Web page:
Seasonal allergy symptoms can range from annoying to downright debilitating. What is it about spring allergies that take such a toll on our bodies when they hit? What can we do to keep them from bringing our lives to a runny-nosed itchy-eyed standstill?
Remedies for this annual allergy epidemic range from antihistamine medications like Loratadine and Benadryl, to holistic approaches like Neti pots and switching to a diet high in omega-3 fatty acids. Some people go so far as using avoidance techniques and simply stay away from the great outdoors during the allergy season.
South Source asks John Sheffield, a Physician Assistant Studies instructor at South University — Savannah, what happens in our bodies that create allergic reactions, and what we need to do to make it through the spring allergy season.
South Source: What is the science behind spring allergies? What’s really happening in the body?
John Sheffield: Allergy is characterized by an overreaction of the human immune system to a foreign protein substance (allergen) that is eaten, breathed into the lungs, injected, or touched. This immune overreaction can result in symptoms such as coughing, sneezing, itchy eyes, runny nose, and scratchy throat.
SS: Why do seasonal allergy symptoms hit different people in different ways?
JS: Allergens differ from region to region. When I lived in Upstate New York it was predominately trees. In Oklahoma, it was dust. Individuals vary in the severity of their response to allergens — some severe and debilitating, others, mild and annoying.
Individuals vary in the severity of their response to allergens — some severe and debilitating, others, mild and annoying.
SS: Roughly how many people suffer from spring allergy symptoms each year?
JS: Approximately 40 million Americans suffer with seasonal allergies.
SS: Are allergy symptoms different from season to season? If so, how are spring allergies unique?
JS: Spring tends to be unique as, in most places, it is when a wide variety of plants begin to pollinate. It is these pollens that become the allergens.
SS: What can you do to avoid spring allergies if you are prone to them?
JS: Avoidance is difficult for most patients as we all have to spend some portion of our time outdoors. Limiting that time taking medication that controls allergic response is really the only was to minimize the body’s response.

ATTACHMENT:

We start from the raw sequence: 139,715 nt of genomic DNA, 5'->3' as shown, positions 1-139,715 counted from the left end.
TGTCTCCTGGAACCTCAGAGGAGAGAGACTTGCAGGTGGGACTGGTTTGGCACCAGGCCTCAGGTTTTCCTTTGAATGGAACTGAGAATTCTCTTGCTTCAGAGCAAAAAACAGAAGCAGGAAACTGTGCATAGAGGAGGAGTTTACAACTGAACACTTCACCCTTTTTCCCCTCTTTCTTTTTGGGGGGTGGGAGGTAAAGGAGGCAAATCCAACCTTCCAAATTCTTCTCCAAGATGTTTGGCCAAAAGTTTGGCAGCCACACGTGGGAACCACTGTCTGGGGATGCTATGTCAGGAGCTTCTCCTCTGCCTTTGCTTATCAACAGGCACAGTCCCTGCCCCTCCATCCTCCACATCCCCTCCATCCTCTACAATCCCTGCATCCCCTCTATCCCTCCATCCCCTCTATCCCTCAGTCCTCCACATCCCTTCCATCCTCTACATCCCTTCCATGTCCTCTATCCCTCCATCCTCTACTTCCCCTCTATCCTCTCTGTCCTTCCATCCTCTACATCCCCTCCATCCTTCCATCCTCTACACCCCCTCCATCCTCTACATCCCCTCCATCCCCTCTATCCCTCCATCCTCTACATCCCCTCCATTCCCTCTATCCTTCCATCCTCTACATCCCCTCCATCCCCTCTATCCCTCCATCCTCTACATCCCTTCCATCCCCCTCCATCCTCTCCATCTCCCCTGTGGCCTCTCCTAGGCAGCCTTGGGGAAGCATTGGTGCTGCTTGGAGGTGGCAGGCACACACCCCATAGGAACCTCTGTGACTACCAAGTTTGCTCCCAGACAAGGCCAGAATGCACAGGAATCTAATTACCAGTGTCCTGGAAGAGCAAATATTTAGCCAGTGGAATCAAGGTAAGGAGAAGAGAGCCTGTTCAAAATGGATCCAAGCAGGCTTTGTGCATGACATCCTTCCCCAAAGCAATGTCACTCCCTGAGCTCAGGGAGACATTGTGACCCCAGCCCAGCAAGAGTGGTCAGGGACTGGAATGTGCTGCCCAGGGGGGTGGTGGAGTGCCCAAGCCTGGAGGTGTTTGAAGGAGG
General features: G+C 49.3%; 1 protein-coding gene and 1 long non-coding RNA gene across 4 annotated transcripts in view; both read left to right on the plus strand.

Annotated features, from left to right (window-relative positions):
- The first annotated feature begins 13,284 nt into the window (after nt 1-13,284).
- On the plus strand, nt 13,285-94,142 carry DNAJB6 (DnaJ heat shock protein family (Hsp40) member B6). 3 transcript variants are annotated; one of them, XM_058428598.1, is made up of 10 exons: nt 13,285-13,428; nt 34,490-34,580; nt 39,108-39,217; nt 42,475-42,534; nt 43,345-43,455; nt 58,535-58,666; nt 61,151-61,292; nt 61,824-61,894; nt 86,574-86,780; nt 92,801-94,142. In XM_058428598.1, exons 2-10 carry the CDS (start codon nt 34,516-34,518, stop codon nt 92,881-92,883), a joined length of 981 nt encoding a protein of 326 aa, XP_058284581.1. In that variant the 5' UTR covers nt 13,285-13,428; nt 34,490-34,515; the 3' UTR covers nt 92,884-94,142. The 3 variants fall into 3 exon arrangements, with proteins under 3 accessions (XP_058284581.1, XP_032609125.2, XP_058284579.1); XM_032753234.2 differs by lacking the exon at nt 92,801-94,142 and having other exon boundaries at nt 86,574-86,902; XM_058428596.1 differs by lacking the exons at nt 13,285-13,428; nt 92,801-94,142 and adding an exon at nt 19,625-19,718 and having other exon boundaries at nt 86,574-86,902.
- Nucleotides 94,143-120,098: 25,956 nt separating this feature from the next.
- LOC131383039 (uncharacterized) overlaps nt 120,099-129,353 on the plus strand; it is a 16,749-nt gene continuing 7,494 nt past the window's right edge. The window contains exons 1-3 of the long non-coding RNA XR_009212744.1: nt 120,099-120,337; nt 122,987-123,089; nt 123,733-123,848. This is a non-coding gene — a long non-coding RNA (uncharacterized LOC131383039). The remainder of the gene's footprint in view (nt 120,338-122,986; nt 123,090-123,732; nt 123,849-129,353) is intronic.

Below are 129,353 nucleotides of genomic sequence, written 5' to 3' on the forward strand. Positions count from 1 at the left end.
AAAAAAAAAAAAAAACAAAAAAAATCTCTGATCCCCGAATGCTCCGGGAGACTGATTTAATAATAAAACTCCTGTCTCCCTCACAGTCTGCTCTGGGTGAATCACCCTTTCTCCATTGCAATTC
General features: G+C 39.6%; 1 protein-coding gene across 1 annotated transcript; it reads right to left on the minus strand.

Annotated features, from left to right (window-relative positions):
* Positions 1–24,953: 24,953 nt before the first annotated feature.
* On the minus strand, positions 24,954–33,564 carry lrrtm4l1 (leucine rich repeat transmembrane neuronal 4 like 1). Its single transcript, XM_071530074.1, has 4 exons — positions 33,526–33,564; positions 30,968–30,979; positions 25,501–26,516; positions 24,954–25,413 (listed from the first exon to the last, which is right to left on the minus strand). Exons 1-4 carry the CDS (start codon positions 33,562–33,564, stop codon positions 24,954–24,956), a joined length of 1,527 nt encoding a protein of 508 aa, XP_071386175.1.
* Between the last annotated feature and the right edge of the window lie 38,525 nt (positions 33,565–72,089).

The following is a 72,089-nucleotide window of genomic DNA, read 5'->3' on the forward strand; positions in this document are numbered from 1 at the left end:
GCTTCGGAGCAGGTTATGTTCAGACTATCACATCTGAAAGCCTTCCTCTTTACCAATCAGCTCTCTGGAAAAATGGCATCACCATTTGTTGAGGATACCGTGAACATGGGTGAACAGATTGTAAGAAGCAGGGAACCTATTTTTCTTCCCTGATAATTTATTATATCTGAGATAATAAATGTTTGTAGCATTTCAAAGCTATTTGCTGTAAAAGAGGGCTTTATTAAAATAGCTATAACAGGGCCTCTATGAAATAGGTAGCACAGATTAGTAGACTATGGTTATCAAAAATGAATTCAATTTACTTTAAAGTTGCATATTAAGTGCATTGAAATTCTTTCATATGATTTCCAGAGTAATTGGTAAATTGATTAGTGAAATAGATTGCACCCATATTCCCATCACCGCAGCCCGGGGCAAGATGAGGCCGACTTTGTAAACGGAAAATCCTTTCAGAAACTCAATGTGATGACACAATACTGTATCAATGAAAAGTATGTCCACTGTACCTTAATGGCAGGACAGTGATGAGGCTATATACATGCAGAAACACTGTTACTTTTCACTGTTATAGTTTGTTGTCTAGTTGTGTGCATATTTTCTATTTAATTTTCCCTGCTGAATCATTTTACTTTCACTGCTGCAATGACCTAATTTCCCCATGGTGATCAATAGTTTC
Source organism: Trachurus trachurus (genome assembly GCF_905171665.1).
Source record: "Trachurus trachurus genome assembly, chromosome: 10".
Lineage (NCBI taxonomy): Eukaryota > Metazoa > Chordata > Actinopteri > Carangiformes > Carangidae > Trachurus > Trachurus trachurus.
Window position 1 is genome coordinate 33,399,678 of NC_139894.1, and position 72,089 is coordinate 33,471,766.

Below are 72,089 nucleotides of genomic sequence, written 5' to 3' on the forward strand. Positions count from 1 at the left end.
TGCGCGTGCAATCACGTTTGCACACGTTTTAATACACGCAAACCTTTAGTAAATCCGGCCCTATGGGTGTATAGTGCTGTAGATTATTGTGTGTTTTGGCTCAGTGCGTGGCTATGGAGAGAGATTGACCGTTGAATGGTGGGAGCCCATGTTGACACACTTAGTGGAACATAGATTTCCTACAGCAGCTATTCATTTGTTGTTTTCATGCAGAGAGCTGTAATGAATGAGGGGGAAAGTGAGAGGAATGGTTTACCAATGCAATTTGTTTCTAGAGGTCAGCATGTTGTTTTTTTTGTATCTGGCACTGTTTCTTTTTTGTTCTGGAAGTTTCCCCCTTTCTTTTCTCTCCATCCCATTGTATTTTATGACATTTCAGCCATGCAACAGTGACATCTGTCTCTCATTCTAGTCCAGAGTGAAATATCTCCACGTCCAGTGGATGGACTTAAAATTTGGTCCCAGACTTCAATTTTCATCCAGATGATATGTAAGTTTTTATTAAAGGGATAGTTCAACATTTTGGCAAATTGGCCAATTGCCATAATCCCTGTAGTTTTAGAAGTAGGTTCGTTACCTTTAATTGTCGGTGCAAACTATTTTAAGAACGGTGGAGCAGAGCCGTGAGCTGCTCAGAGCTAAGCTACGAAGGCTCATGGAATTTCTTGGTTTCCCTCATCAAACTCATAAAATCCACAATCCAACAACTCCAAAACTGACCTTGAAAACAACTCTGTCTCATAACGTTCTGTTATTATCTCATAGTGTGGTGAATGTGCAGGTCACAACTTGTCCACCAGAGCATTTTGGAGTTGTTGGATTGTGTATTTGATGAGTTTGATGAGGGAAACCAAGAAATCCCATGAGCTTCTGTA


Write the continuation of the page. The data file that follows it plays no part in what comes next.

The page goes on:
SS: What is the best way to stop an allergy attack quickly?
JS: While most allergic responses are not particularly sudden in their onset, some can be rapid. Patients who have asthma or other lung diseases can be adversely affected with the onset of an allergic response. These patients should use rapid acting, inhaled medications to relieve their allergy symptoms. For these patients, it is imperative that they see their healthcare provider to get medication that lessens the body’s response to allergens.
SS: How has the treatment of spring allergies changed in the medical community in the past 20 years?
JS: Several treatment modalities have become available. Among these are newer antihistamine medications that are better tolerated by patients. Intranasal corticosteroids are safe, powerful sprays that relieve the inflammation associated with seasonal allergies. These medications used in combination under the direction of a health care provider can minimize the suffering throughout the spring.
SS: Is it possible to be cured of an allergy, and if so, how?
JS: Allergies can’t be cured but with consistent use of allergy medications, the symptoms can be controlled in most patients.
The information in this article is provided for general information purposes and may not be relied on as a substitute for actual professional medical advice, care or treatment. You are encouraged to consult with your physician or healthcare provider to obtain professional medical advice.
Author: Brendan Purves